An innocent woman, only 55 years of age, lost her life at the hands of this man. Her only crime was sitting in my office having a casual conversation with me.
Above all, be true to yourself,
and if you cannot put your heart
into it, take yourself out of it.— Hardy D. Jackson
Loyalty: Being True To You
After surviving the most horrific circumstances of my life, I realize:
I have been given the gift of life. I will never take that for granted.
I will not permit myself to assume the guilt of someone else's evil actions, no matter how sad I am at the outcome.
I will not allow myself to be defined by someone else's actions.
I have the power to guide the course of my own life.
I have learned to totally forgive myself and free myself of my illogical need for perfection
Josh Grobin: Cinema Paradiso
If (The Lyrics)
If you were in my eyes for one day
you would see the beauty that full of happiness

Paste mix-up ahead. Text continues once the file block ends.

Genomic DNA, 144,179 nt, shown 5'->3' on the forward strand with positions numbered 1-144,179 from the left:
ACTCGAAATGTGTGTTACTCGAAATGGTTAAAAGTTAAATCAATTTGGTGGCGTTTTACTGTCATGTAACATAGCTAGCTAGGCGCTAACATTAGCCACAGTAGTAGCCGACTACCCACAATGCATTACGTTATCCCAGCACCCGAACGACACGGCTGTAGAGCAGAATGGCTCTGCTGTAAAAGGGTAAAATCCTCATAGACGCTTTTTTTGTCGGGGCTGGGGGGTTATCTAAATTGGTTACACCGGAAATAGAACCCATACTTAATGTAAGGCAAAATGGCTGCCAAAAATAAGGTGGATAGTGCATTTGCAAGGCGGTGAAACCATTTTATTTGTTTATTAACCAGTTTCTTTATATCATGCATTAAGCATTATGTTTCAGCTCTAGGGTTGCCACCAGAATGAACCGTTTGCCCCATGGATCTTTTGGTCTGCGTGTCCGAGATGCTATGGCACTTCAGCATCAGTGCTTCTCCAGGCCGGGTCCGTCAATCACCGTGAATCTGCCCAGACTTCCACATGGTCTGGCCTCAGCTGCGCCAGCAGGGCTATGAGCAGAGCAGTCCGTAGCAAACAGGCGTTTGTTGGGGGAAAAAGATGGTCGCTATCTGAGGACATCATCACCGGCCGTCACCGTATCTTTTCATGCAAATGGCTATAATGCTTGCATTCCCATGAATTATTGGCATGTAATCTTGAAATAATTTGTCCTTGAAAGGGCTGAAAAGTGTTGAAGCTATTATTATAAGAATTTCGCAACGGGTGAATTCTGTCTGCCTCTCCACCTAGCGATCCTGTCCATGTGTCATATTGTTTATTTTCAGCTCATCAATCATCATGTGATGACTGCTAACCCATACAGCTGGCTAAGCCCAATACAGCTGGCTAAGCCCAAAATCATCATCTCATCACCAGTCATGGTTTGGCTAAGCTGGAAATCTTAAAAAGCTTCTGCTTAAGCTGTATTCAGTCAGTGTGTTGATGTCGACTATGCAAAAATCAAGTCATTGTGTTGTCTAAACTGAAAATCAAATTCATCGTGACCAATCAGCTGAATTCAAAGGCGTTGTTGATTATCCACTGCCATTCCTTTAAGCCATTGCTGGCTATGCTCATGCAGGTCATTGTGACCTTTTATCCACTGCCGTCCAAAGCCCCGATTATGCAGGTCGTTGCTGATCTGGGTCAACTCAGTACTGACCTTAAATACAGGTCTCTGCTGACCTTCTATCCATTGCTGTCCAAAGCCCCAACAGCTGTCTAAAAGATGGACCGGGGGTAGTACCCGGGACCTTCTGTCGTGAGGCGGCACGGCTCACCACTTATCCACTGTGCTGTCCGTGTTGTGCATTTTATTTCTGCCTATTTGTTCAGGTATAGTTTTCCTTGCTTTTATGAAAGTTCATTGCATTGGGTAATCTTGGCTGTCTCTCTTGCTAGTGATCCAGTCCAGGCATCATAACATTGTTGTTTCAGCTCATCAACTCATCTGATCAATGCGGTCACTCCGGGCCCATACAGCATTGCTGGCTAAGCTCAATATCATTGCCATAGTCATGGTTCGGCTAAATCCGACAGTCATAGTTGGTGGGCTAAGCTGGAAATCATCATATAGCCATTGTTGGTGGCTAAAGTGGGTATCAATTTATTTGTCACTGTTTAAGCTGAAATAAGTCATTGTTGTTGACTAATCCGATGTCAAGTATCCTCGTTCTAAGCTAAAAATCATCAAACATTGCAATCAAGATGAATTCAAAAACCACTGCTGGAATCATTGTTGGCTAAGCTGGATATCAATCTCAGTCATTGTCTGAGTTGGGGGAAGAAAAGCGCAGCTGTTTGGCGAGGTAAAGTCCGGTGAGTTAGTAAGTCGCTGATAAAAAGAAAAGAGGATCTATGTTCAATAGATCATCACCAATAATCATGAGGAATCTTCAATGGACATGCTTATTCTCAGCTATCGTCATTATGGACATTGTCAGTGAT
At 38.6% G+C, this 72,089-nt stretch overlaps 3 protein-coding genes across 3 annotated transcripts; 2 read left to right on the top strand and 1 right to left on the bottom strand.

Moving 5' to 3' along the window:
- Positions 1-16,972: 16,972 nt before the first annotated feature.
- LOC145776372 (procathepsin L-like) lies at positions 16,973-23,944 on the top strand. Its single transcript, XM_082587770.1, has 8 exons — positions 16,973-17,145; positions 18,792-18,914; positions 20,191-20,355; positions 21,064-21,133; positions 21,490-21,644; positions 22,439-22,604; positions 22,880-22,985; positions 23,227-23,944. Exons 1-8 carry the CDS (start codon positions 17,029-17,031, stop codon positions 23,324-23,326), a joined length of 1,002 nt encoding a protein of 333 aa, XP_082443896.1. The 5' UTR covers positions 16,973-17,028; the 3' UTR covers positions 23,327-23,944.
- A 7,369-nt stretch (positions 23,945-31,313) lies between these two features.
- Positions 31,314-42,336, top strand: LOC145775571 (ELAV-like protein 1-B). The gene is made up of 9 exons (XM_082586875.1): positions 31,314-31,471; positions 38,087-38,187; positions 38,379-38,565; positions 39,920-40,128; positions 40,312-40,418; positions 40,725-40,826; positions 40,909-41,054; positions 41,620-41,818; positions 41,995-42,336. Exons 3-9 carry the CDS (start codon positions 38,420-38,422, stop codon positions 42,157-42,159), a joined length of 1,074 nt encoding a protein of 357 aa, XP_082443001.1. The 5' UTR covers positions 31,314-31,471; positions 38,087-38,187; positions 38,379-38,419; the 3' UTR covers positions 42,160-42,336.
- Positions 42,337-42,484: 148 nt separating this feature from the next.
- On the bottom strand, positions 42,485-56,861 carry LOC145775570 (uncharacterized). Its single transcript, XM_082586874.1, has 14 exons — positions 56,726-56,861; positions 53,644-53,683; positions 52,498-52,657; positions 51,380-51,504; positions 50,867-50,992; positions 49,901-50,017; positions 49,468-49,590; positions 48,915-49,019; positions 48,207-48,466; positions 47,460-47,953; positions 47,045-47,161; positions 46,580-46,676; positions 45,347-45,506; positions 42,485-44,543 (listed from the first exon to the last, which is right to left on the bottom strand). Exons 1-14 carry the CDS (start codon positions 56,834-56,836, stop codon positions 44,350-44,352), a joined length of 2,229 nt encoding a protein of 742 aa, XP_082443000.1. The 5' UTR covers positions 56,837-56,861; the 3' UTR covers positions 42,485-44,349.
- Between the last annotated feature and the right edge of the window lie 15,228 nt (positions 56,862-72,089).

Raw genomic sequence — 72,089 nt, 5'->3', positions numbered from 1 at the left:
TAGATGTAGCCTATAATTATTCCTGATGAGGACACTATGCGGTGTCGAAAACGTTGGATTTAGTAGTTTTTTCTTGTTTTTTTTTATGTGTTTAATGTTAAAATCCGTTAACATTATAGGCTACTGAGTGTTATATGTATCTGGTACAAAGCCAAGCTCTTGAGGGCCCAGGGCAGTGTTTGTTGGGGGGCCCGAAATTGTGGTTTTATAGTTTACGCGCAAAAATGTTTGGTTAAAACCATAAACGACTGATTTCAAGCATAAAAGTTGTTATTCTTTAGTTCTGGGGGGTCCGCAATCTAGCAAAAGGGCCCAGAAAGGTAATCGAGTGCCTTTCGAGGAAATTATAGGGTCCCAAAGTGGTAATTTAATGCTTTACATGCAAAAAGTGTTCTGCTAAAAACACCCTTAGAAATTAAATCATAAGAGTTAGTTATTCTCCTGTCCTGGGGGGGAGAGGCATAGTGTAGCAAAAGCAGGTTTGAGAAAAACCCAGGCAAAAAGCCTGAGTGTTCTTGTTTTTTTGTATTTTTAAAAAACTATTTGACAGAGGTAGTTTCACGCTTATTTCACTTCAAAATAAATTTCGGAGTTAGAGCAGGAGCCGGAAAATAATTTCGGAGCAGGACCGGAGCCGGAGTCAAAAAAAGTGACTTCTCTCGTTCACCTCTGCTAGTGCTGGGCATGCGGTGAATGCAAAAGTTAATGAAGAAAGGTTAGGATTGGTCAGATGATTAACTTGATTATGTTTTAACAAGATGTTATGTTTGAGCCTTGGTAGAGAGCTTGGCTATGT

I find in your eyes
and I ignore if it's magic or loyalty
If you were in my heart for one day
you might have an idea
of what I feel
when you squeeze me tight on you
and chest to chest, we
Protagonist of your love
I don't know if it's magic or loyalty
If you were in my soul one day
you would know what I feel in me
that I'm enamoured
over those instants together with you
and what I feel
is solely love
Cinema Paradiso is one of my all- time favorite movies.
In 1988, I saw this cinematic masterpiece for the first time on the big screen.
In twenty - five years, I continue to learn lessons from this story, with themes of unconditional love, passion and loyalty.
I am both fascinated and enamored with the unlikely relationship between Alfredo, the grumpy projectionist, and Salvatore ( Toto), the film maker.
As the story unfolds, each believes their world has fallen apart, Alfredo, in the fire of Cinema Paradiso and Toto, in the loss of his love, Elena.
In the end, Alfredo has keen insight and inner vision.
Salvatore has realized his boyhood dream and remained true and loyal to himself.
The lyrics of this song speak of love. To be true and loyal to yourself and your principles is key.
This is self - love and necessary before you can reach out to others in the same manner.
© Maria Jordan (revised November, 2014)